Reducing Variability in Supply Chains

By plotting actual times on a control chart, the transport manager (and supply chain senior executive) will have an indication of what may happen in the future – the trend. It is much better to inform senior management of likely future situations and the reasons, supported by analysis to improve the process and so narrow the acceptable limits. This is proactive management through measurement.

Analysis of shipping transit data allows the comparison of: actual voyage time to the published schedule; actual voyage time to the average for the past ‘n’ months and how ‘tight’ is the range of variation of voyage times. In addition, by voyage will be the actual allocation of requested loading slots and whether all agreed containers were loaded.

This type of data provides the transaction inputs for a predictive lead time management software application that turns the data into ‘intelligent’ information. This becomes input to generate the most likely lead time for each item at a point in time.

Action in operations

In addition to using control charts, the process in operational areas e.g. production and warehouse, requires analysis to reduce variation An approach is the ‘5M’ elements of a process: materials, methods, machines, manpower and measurement; together with the environment i.e. working conditions, such as temperature and humidity. The tools, instruments and inspection requirements are elements in their own right and will have their own process. Each element is subject to variation,

In the example, the transport manager can work with the drivers to identify changes in the 5Ms that would bring even more consistency to the travel times. The analysis could identify changes to the system; for example, starting the trip later or earlier to miss heavy traffic; using a more aerodynamic semitrailer, or a more powerful prime mover so that time is not lost due to slowing down on hills.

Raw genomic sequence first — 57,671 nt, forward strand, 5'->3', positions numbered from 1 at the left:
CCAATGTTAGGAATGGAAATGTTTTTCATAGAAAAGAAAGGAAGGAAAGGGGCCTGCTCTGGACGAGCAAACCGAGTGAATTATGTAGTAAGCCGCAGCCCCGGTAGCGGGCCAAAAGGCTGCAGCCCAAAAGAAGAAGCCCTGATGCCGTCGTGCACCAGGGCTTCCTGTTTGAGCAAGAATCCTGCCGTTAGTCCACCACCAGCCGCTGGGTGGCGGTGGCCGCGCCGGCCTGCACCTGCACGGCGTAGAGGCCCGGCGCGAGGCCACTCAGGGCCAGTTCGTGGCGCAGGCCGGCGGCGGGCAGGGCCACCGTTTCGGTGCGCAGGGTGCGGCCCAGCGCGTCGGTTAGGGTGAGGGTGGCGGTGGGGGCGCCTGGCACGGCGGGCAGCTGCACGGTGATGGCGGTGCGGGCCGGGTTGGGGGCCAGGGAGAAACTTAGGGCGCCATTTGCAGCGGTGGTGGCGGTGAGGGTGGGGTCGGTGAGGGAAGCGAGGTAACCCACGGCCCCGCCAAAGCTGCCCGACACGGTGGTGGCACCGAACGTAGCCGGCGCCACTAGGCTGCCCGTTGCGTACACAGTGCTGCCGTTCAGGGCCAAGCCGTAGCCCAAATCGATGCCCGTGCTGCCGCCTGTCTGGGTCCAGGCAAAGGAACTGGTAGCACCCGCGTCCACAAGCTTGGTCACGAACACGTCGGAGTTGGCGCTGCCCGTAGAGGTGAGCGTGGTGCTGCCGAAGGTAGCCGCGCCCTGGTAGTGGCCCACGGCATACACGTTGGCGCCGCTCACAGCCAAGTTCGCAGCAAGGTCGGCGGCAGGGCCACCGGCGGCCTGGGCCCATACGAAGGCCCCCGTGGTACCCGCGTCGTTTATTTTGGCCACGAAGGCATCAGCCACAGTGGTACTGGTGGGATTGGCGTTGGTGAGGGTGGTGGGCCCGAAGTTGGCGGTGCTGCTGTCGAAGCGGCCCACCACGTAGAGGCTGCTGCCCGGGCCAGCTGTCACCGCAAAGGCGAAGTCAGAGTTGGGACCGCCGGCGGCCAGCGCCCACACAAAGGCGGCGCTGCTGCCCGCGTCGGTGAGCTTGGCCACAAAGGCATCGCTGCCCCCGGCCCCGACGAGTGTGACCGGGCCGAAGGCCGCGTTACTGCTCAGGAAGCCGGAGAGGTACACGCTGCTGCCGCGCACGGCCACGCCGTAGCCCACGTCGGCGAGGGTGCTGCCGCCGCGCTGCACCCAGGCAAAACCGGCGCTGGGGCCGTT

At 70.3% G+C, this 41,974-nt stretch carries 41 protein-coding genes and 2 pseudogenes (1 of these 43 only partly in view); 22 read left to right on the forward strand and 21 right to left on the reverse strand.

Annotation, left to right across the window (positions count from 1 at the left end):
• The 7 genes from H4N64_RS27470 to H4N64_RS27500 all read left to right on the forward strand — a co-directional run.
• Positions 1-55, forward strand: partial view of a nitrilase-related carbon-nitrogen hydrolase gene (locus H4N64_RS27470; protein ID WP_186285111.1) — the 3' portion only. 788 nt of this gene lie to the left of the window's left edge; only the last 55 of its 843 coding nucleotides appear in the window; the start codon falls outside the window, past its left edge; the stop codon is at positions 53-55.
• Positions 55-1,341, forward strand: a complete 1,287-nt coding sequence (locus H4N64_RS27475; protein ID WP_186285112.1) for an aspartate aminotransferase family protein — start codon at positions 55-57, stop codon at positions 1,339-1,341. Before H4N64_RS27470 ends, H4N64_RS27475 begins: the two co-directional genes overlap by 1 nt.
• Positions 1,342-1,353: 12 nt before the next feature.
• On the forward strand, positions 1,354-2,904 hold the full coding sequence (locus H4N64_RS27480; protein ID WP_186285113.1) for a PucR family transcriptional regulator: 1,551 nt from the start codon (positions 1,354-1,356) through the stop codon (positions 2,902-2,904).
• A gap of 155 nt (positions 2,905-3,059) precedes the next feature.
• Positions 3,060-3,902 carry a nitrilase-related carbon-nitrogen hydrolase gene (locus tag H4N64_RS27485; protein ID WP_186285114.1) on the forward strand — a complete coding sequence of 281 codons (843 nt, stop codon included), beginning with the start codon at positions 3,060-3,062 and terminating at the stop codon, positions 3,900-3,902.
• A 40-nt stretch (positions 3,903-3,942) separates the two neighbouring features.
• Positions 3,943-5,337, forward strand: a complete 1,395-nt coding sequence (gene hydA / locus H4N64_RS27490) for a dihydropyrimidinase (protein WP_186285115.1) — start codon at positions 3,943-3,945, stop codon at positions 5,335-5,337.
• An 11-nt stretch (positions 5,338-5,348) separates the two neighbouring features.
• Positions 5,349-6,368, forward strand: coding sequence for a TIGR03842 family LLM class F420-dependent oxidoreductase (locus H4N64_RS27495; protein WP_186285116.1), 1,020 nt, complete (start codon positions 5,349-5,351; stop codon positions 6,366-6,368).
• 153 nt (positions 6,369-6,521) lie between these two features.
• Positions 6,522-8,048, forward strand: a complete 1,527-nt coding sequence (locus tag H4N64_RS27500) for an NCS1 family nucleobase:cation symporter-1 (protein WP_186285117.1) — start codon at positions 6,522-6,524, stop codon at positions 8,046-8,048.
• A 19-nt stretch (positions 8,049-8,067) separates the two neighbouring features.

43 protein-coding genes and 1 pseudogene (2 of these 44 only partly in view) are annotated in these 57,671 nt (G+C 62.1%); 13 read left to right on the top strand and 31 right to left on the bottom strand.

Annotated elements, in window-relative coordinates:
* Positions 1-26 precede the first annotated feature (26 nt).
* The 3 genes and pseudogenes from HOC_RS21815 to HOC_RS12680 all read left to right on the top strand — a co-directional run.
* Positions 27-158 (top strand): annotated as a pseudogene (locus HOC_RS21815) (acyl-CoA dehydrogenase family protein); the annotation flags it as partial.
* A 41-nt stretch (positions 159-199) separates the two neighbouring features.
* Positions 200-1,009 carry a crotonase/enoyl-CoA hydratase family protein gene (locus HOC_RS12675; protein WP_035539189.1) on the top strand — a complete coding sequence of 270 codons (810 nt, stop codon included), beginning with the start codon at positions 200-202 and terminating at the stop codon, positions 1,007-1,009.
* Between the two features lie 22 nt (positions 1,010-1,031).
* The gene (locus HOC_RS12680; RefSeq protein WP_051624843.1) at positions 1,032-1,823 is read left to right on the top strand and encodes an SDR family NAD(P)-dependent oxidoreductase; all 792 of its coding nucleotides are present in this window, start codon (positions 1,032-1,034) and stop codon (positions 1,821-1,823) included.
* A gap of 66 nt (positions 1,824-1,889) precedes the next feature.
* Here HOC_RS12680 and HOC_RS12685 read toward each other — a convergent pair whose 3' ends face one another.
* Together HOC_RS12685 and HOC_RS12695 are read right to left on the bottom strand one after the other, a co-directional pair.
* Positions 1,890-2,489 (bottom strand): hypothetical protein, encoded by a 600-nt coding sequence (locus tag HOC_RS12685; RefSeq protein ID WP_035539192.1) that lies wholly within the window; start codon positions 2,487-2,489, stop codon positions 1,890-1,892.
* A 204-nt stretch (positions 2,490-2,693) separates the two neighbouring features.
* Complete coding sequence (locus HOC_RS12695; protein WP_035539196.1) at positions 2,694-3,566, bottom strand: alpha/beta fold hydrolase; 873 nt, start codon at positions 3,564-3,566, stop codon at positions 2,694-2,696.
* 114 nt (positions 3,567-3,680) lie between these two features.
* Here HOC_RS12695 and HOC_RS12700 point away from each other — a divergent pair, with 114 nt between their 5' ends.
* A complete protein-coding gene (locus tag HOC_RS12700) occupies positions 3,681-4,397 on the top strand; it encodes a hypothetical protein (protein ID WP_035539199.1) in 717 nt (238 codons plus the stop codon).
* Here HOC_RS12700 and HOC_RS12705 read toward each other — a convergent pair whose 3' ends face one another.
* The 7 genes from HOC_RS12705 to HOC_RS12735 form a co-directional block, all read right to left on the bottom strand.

The challenge for organisations (and their managers) without a system that measures the variability of processes is that managers can react inappropriately to events. They might assume a special cause when none exists, or that things went wrong when there was actually a common cause.

Measurement and analysis is the first requirement in understanding variability in your supply chains. The operational actions which can support the analysis are:

  • Safety inventory to allow for variation in lead times and safety inventory to cover for the difference between the order interval and the delivery lead time
  • Managing the allocation of finite capacity e.g. pulling forward demand to load factories; reduce non-productive capacity e.g. implement single minute exchange of dies (SMED) and manage the Overall Equipment Efficiency (OEE) through planned preventative maintenance

Uncertainty in supply chains can be better understood through analysis of the three contributory factors. It is only when this is an integral part of management can risk management be implemented.

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About the Author

Roger Oakden

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With my background as a practitioner, consultant and educator, I am uniquely qualified to provide practical learning in supply chains and logistics. I have co-authored a book on these subjects, published by McGraw-Hill. As the program Manager at RMIT University in Melbourne, Australia, I developed and presented the largest supply chain post-graduate program in the Asia Pacific region, with centres in Melbourne, Singapore and Hong Kong. Read More...